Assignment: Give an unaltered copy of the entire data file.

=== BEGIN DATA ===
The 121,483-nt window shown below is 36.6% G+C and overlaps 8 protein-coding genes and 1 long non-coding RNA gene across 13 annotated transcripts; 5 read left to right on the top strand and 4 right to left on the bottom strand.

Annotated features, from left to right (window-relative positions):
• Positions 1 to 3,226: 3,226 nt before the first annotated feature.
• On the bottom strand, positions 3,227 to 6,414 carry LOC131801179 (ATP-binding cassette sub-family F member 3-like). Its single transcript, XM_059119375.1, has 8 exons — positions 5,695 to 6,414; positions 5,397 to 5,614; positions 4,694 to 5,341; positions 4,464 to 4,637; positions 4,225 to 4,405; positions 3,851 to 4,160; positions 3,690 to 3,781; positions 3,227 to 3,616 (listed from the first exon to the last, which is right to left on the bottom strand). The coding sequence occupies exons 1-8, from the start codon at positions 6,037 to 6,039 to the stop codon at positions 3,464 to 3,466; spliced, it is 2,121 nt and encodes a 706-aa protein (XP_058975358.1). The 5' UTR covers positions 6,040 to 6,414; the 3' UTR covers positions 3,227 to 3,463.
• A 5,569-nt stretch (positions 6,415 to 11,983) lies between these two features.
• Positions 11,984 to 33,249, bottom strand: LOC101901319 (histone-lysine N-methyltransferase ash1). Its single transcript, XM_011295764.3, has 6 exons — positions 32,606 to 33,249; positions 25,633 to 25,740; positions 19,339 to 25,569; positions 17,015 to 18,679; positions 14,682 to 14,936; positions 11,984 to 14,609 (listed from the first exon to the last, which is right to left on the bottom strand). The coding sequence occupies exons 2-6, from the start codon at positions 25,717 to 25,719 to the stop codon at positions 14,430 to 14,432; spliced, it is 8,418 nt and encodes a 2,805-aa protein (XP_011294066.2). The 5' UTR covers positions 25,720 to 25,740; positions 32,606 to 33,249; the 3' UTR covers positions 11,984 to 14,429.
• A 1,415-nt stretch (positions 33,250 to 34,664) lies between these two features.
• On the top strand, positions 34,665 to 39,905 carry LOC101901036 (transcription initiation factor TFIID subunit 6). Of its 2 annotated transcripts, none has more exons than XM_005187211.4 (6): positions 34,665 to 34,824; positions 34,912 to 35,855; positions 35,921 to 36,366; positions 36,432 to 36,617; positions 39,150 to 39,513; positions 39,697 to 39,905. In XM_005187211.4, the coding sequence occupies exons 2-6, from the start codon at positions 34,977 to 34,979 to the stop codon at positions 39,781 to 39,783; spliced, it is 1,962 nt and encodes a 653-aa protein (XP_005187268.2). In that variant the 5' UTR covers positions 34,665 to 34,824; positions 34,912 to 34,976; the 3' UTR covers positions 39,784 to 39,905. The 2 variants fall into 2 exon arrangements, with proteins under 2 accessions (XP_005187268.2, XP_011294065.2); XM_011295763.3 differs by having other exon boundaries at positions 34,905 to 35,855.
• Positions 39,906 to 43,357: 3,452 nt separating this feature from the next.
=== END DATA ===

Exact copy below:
The 121,483-nt window shown below is 36.6% G+C and overlaps 8 protein-coding genes and 1 long non-coding RNA gene across 13 annotated transcripts; 5 read left to right on the top strand and 4 right to left on the bottom strand.

Annotated features, from left to right (window-relative positions):
• Positions 1 to 3,226: 3,226 nt before the first annotated feature.
• On the bottom strand, positions 3,227 to 6,414 carry LOC131801179 (ATP-binding cassette sub-family F member 3-like). Its single transcript, XM_059119375.1, has 8 exons — positions 5,695 to 6,414; positions 5,397 to 5,614; positions 4,694 to 5,341; positions 4,464 to 4,637; positions 4,225 to 4,405; positions 3,851 to 4,160; positions 3,690 to 3,781; positions 3,227 to 3,616 (listed from the first exon to the last, which is right to left on the bottom strand). The coding sequence occupies exons 1-8, from the start codon at positions 6,037 to 6,039 to the stop codon at positions 3,464 to 3,466; spliced, it is 2,121 nt and encodes a 706-aa protein (XP_058975358.1). The 5' UTR covers positions 6,040 to 6,414; the 3' UTR covers positions 3,227 to 3,463.
• A 5,569-nt stretch (positions 6,415 to 11,983) lies between these two features.
• Positions 11,984 to 33,249, bottom strand: LOC101901319 (histone-lysine N-methyltransferase ash1). Its single transcript, XM_011295764.3, has 6 exons — positions 32,606 to 33,249; positions 25,633 to 25,740; positions 19,339 to 25,569; positions 17,015 to 18,679; positions 14,682 to 14,936; positions 11,984 to 14,609 (listed from the first exon to the last, which is right to left on the bottom strand). The coding sequence occupies exons 2-6, from the start codon at positions 25,717 to 25,719 to the stop codon at positions 14,430 to 14,432; spliced, it is 8,418 nt and encodes a 2,805-aa protein (XP_011294066.2). The 5' UTR covers positions 25,720 to 25,740; positions 32,606 to 33,249; the 3' UTR covers positions 11,984 to 14,429.
• A 1,415-nt stretch (positions 33,250 to 34,664) lies between these two features.
• On the top strand, positions 34,665 to 39,905 carry LOC101901036 (transcription initiation factor TFIID subunit 6). Of its 2 annotated transcripts, none has more exons than XM_005187211.4 (6): positions 34,665 to 34,824; positions 34,912 to 35,855; positions 35,921 to 36,366; positions 36,432 to 36,617; positions 39,150 to 39,513; positions 39,697 to 39,905. In XM_005187211.4, the coding sequence occupies exons 2-6, from the start codon at positions 34,977 to 34,979 to the stop codon at positions 39,781 to 39,783; spliced, it is 1,962 nt and encodes a 653-aa protein (XP_005187268.2). In that variant the 5' UTR covers positions 34,665 to 34,824; positions 34,912 to 34,976; the 3' UTR covers positions 39,784 to 39,905. The 2 variants fall into 2 exon arrangements, with proteins under 2 accessions (XP_005187268.2, XP_011294065.2); XM_011295763.3 differs by having other exon boundaries at positions 34,905 to 35,855.
• Positions 39,906 to 43,357: 3,452 nt separating this feature from the next.